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Shielded by the Lord

He was deathly ill, but a parishioner from his church gave him hope with a special verse.

Dave Hess sits in a pew at his church.

I thanked God that morning for the water-stained ceiling tiles. They were as much a miracle to me as a clear blue sky. When I opened my eyes after a fitful night’s sleep and saw them above my hospital bed, I knew I was still alive. I was pretty sure there were no ceiling tiles in heaven.

I was 39 years old, and wasn’t likely to live out the week, much less see 40. As the morning dragged on, my family and the parishioners of my church came in and out of my room, praying for my recovery.

Prayer was all I had left. It was Franny, one of my older congregants, who seemed to have the most faith in the impossible.

“Pastor Dave, I’m not sure what this means, but you will find the Lord to be a shield around you…that’s in the Bible somewhere, or maybe a hymn. I just know he wanted me to tell you that.”

I recognized the phrase, from one of David’s psalms: “You are a shield around me, O Lord.” But those kinds of miracles, the big biblical ones? They just didn’t apply today.

I’d come through the worst of my battle with acute myeloid leukemia, just completed my final round of chemo. Through it all, my wife, Sheri, stood by me, wearing a hospital gown and a mask to protect my compromised immune system.

It looked like I was going to be okay. The oncologist was pleased with my latest test results. I’d even been able to dance, briefly, with our daughter in my hospital room just before she’d left for the prom. Then something happened that made it all for naught–my appendix burst.

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Sheri was at our son’s soccer game when she got the call. My white blood cells were depleted from the chemo–I couldn’t fight infection. My platelet count was low–my blood wouldn’t clot. In other words, surgery was not an option. And without it, the poison flooding my body would be fatal.

The doctors inserted a tube into my abdomen, hoping to drain off some of the toxins. But it would only buy me hours, not the weeks I needed to build up the strength to survive an appendectomy. Sheri raced to the hospital and told everyone we knew to come, come now.

A procession of visitors murmured their prayers, said goodbye. Except Franny. She was so sure of the message she’d received. I didn’t have the heart to tell her otherwise.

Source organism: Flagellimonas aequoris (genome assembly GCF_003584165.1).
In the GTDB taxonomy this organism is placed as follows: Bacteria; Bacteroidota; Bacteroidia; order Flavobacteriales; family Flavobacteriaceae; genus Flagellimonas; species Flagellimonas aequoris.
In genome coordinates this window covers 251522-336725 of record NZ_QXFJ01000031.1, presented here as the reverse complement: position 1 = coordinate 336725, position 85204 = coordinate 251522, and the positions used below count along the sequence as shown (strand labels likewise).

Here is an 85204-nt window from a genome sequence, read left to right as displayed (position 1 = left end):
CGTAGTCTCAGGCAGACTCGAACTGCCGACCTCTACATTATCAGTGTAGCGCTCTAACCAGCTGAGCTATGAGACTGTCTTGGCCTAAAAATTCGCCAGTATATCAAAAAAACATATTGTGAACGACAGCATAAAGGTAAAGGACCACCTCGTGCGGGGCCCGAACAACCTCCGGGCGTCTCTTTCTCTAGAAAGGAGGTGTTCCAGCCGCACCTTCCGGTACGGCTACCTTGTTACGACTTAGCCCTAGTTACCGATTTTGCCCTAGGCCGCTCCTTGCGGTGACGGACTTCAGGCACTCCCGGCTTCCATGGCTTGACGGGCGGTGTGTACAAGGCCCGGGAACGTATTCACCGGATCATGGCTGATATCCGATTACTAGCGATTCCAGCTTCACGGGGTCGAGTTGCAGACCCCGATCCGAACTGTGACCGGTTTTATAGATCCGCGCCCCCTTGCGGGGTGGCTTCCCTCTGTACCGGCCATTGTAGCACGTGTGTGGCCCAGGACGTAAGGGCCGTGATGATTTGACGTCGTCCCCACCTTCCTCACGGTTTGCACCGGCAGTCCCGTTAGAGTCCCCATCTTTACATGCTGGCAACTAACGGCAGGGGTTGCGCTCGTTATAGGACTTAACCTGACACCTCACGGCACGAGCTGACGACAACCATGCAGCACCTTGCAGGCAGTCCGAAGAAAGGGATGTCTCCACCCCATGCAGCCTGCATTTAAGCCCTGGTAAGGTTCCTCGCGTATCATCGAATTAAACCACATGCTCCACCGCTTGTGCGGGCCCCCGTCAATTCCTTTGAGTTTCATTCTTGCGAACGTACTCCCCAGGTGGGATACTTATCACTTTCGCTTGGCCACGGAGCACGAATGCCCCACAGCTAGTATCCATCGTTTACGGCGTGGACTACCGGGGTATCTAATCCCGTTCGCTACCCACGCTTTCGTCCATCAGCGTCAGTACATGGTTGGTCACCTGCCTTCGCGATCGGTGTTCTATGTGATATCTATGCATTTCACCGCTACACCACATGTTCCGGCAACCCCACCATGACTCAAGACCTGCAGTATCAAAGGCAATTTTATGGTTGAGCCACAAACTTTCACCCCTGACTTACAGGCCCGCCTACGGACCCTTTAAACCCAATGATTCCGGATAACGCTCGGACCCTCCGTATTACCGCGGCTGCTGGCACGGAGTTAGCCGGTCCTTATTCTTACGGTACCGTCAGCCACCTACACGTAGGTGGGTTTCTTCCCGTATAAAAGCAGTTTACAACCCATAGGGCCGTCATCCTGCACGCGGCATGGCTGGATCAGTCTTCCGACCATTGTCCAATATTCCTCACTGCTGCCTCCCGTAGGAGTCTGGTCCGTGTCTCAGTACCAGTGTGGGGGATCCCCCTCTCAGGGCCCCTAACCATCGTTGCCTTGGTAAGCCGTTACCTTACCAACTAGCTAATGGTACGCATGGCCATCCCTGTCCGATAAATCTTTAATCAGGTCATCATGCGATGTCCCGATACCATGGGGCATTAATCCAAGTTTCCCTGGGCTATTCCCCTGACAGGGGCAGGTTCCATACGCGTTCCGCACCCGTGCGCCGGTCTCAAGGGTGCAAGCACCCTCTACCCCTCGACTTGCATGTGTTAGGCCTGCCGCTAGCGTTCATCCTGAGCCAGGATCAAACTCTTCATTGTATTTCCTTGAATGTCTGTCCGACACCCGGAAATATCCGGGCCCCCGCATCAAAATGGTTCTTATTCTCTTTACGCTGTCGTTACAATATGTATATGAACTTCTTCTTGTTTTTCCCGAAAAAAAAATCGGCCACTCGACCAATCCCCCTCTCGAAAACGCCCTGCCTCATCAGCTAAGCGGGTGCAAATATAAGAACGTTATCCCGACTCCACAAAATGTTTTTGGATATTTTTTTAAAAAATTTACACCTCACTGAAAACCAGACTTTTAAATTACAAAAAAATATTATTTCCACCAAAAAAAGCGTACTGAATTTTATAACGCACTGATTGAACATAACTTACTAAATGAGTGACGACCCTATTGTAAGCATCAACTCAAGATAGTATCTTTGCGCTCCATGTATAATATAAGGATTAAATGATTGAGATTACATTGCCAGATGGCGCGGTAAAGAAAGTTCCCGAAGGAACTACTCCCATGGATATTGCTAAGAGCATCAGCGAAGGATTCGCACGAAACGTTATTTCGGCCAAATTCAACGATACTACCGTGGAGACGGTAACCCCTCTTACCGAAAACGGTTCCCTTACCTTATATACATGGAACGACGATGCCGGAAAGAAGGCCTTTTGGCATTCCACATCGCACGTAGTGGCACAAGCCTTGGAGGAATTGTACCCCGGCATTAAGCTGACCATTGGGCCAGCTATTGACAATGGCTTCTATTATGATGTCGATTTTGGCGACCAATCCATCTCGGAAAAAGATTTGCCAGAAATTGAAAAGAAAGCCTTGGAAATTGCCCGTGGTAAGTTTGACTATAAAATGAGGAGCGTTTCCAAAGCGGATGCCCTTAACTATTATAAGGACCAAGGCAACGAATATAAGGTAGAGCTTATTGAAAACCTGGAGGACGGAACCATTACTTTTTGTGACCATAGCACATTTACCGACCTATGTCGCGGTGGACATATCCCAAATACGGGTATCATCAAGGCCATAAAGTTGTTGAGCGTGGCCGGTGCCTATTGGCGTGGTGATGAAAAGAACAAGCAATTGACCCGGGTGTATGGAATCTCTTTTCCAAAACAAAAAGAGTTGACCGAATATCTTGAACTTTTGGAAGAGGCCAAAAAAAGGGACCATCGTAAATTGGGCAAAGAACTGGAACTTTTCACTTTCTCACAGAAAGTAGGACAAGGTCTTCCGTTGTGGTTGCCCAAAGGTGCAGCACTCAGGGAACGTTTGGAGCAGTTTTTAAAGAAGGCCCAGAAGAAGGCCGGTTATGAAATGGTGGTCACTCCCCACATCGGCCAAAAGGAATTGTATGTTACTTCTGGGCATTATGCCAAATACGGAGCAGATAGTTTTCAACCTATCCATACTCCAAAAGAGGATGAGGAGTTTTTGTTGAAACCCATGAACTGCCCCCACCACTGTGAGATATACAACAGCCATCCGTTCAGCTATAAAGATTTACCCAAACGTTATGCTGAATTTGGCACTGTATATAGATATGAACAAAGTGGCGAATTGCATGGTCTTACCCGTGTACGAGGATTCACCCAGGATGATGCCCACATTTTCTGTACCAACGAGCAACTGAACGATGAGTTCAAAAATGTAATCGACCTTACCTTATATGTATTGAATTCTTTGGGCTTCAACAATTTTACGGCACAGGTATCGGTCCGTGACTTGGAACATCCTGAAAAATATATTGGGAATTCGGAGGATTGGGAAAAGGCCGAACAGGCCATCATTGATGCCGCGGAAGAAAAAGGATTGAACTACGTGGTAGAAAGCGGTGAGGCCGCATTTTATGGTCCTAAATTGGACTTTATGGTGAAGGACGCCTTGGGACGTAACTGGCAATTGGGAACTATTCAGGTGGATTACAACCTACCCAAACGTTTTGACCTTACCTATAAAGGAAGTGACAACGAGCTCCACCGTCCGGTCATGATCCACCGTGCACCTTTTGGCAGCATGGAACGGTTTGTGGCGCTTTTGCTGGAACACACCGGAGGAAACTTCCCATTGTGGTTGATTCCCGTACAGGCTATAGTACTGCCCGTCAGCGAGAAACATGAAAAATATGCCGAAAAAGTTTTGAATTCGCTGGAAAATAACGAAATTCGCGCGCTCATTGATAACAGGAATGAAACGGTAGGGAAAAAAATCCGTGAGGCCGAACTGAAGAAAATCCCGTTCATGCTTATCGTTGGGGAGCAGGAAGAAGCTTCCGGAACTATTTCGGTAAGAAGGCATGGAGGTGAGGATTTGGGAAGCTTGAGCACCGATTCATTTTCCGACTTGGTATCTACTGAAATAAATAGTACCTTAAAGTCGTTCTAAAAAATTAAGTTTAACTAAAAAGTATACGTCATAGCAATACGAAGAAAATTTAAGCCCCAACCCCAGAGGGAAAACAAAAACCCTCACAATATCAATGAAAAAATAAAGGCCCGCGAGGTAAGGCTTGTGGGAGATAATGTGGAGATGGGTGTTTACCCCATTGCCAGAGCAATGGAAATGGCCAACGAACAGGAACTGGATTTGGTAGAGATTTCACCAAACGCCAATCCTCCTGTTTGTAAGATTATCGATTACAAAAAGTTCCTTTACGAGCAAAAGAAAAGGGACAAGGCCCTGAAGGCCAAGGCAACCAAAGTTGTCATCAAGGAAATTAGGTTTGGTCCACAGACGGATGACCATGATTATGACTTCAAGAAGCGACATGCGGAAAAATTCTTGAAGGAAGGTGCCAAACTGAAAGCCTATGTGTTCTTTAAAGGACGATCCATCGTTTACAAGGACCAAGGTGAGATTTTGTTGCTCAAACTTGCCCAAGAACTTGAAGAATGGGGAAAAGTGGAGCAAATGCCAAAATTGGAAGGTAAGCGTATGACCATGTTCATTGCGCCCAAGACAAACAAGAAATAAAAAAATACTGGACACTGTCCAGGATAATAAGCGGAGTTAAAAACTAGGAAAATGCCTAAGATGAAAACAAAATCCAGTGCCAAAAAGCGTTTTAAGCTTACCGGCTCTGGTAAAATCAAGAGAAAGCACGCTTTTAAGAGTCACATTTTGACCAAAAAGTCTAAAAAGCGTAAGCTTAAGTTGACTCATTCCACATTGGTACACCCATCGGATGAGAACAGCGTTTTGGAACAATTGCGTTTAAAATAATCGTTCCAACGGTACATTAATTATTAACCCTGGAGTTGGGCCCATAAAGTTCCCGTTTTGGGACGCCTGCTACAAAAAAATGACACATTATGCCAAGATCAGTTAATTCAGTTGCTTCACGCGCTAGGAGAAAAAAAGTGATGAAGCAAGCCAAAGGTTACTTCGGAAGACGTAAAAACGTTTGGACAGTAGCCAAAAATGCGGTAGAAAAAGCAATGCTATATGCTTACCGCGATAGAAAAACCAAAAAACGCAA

The nurses doped me up to keep me comfortable. I lost track of time. Soon, the sun had set again. My visitors left. Sheri went home to look after the kids.

Holy Spirit is a Catholic hospital, and Scripture readings are broadcast over the PA system at the beginning and end of each day. I could no longer hear those words of hope. In seminary, I learned that fear is not an emotion–it’s a spirit. And this evil spirit spoke louder.

I pictured Sheri sitting alone at home, mustering all her courage to hold the family together. I saw my daughter in her wedding gown, walking down the aisle without me. I saw our sons playing pickup football, no one to cheer them on. “You are gone, they are alone,” the spirit whispered.

I countered it with all I had, Franny’s strange message and David’s prayer at the forefront of my mind. “You are a shield around me, O Lord,” I said aloud. I repeated it over and over until I was able to sleep.

I woke up the next day and saw the ceiling tiles. The day after that too. My doctors and nurses knew of only one case where anyone with cancer like mine survived a burst appendix for so long.

When I passed the one-week mark, a social worker said they were sending me home, but that I’d have to come in every few days for blood tests to see if I was strong enough for surgery. There was no guarantee I would be.

I treasured every moment with my family. Sheri read to me in bed. I played piano with the kids, and we sang, talked and laughed until I couldn’t keep my eyes open. I even spent time with our dog, cuddling on the sofa.

Laying my hands on my children’s heads, I prayed for them as if it were the last time I could. “Lord, let all heaven break loose upon them as they fulfill their destinies.”

Each morning, Sheri helped me out of the shower and I stared in the mirror at the tubes hanging out of my chest, the ports from chemotherapy. I looked like the “Terminator” on a bad day.

Somehow, though, I made it six weeks. My platelet levels normalized. The surgeon prepared me for the operation. “I’m going to do an exploratory procedure,” he said. “We need to see what damage has been done.”

Through the fog of anesthesia, I remembered David’s words. Why those? Franny wasn’t sure what they meant, and neither was I. But that passage had sustained me, like provisions during a desolate winter. You are a shield around me.

I opened my eyes to the hospital ceiling tiles, Sheri squeezing my hand. The surgeon came in, holding some five-by-seven-inch glossy photos taken from inside my lower abdomen. “Have you ever had an operation before?” he asked.

“Only my tonsils,” I said.

“I’ve never seen anything like this,” the surgeon said. He held up one of the photos. It just looked like blobs to me.

“Here is your appendix, what’s left of it,” he said, pointing with his pen. “But surrounding it…is a kind of tent, composed of adhesions.” He made a circle. “It’s the strongest kind of scar tissue there is. We normally see it only after someone has surgery.”

“What does that mean?” I asked.

The surgeon fumbled for the right words. “All the toxins were contained within this structure. These adhesions, they acted almost like…tiny shields, tightly packed together.”

I’ll never know why my life was spared, not while I’m here on earth. That’s what heaven is for. For now, I enjoy my family, my friends, the blue sky. I’m not ready to see beyond the ceiling tiles quite yet.

 

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